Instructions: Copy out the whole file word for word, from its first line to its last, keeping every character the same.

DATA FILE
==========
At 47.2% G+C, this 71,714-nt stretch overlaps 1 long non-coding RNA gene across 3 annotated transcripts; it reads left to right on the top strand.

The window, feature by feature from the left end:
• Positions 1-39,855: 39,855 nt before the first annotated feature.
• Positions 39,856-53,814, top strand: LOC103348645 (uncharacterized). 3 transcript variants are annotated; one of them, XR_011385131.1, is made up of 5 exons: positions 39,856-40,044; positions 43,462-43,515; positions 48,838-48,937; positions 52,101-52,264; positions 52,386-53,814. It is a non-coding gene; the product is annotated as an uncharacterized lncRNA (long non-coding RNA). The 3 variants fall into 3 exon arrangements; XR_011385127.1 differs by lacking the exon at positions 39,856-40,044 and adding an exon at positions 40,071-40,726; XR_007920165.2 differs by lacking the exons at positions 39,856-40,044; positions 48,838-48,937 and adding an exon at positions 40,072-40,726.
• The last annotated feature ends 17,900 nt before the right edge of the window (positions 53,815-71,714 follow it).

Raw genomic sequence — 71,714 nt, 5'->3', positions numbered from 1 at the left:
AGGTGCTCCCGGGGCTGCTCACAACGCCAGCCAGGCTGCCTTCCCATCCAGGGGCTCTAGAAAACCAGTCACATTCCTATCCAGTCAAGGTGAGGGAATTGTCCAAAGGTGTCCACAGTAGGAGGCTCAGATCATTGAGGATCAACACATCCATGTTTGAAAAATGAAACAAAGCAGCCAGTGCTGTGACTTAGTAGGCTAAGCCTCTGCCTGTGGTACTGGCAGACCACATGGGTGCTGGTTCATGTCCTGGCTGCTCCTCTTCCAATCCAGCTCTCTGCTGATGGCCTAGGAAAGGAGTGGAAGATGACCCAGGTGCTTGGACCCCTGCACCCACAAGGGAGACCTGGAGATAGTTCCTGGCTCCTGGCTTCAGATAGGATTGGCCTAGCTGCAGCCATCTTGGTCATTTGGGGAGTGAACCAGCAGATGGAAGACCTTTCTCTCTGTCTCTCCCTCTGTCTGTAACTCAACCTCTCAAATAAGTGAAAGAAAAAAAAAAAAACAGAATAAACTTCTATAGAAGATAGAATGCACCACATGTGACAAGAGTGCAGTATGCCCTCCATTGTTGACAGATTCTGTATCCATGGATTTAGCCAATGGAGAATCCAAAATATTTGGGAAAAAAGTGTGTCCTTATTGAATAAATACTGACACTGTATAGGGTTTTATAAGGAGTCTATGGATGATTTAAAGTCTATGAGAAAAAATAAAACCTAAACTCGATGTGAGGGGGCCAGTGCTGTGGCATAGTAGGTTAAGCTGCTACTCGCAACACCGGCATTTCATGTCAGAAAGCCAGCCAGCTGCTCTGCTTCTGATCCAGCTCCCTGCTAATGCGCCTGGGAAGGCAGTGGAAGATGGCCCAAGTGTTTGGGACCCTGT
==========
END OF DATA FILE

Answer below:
At 47.2% G+C, this 71,714-nt stretch overlaps 1 long non-coding RNA gene across 3 annotated transcripts; it reads left to right on the top strand.

The window, feature by feature from the left end:
• Positions 1-39,855: 39,855 nt before the first annotated feature.
• Positions 39,856-53,814, top strand: LOC103348645 (uncharacterized). 3 transcript variants are annotated; one of them, XR_011385131.1, is made up of 5 exons: positions 39,856-40,044; positions 43,462-43,515; positions 48,838-48,937; positions 52,101-52,264; positions 52,386-53,814. It is a non-coding gene; the product is annotated as an uncharacterized lncRNA (long non-coding RNA). The 3 variants fall into 3 exon arrangements; XR_011385127.1 differs by lacking the exon at positions 39,856-40,044 and adding an exon at positions 40,071-40,726; XR_007920165.2 differs by lacking the exons at positions 39,856-40,044; positions 48,838-48,937 and adding an exon at positions 40,072-40,726.
• The last annotated feature ends 17,900 nt before the right edge of the window (positions 53,815-71,714 follow it).

Raw genomic sequence — 71,714 nt, 5'->3', positions numbered from 1 at the left:
AGGTGCTCCCGGGGCTGCTCACAACGCCAGCCAGGCTGCCTTCCCATCCAGGGGCTCTAGAAAACCAGTCACATTCCTATCCAGTCAAGGTGAGGGAATTGTCCAAAGGTGTCCACAGTAGGAGGCTCAGATCATTGAGGATCAACACATCCATGTTTGAAAAATGAAACAAAGCAGCCAGTGCTGTGACTTAGTAGGCTAAGCCTCTGCCTGTGGTACTGGCAGACCACATGGGTGCTGGTTCATGTCCTGGCTGCTCCTCTTCCAATCCAGCTCTCTGCTGATGGCCTAGGAAAGGAGTGGAAGATGACCCAGGTGCTTGGACCCCTGCACCCACAAGGGAGACCTGGAGATAGTTCCTGGCTCCTGGCTTCAGATAGGATTGGCCTAGCTGCAGCCATCTTGGTCATTTGGGGAGTGAACCAGCAGATGGAAGACCTTTCTCTCTGTCTCTCCCTCTGTCTGTAACTCAACCTCTCAAATAAGTGAAAGAAAAAAAAAAAAACAGAATAAACTTCTATAGAAGATAGAATGCACCACATGTGACAAGAGTGCAGTATGCCCTCCATTGTTGACAGATTCTGTATCCATGGATTTAGCCAATGGAGAATCCAAAATATTTGGGAAAAAAGTGTGTCCTTATTGAATAAATACTGACACTGTATAGGGTTTTATAAGGAGTCTATGGATGATTTAAAGTCTATGAGAAAAAATAAAACCTAAACTCGATGTGAGGGGGCCAGTGCTGTGGCATAGTAGGTTAAGCTGCTACTCGCAACACCGGCATTTCATGTCAGAAAGCCAGCCAGCTGCTCTGCTTCTGATCCAGCTCCCTGCTAATGCGCCTGGGAAGGCAGTGGAAGATGGCCCAAGTGTTTGGGACCCTGT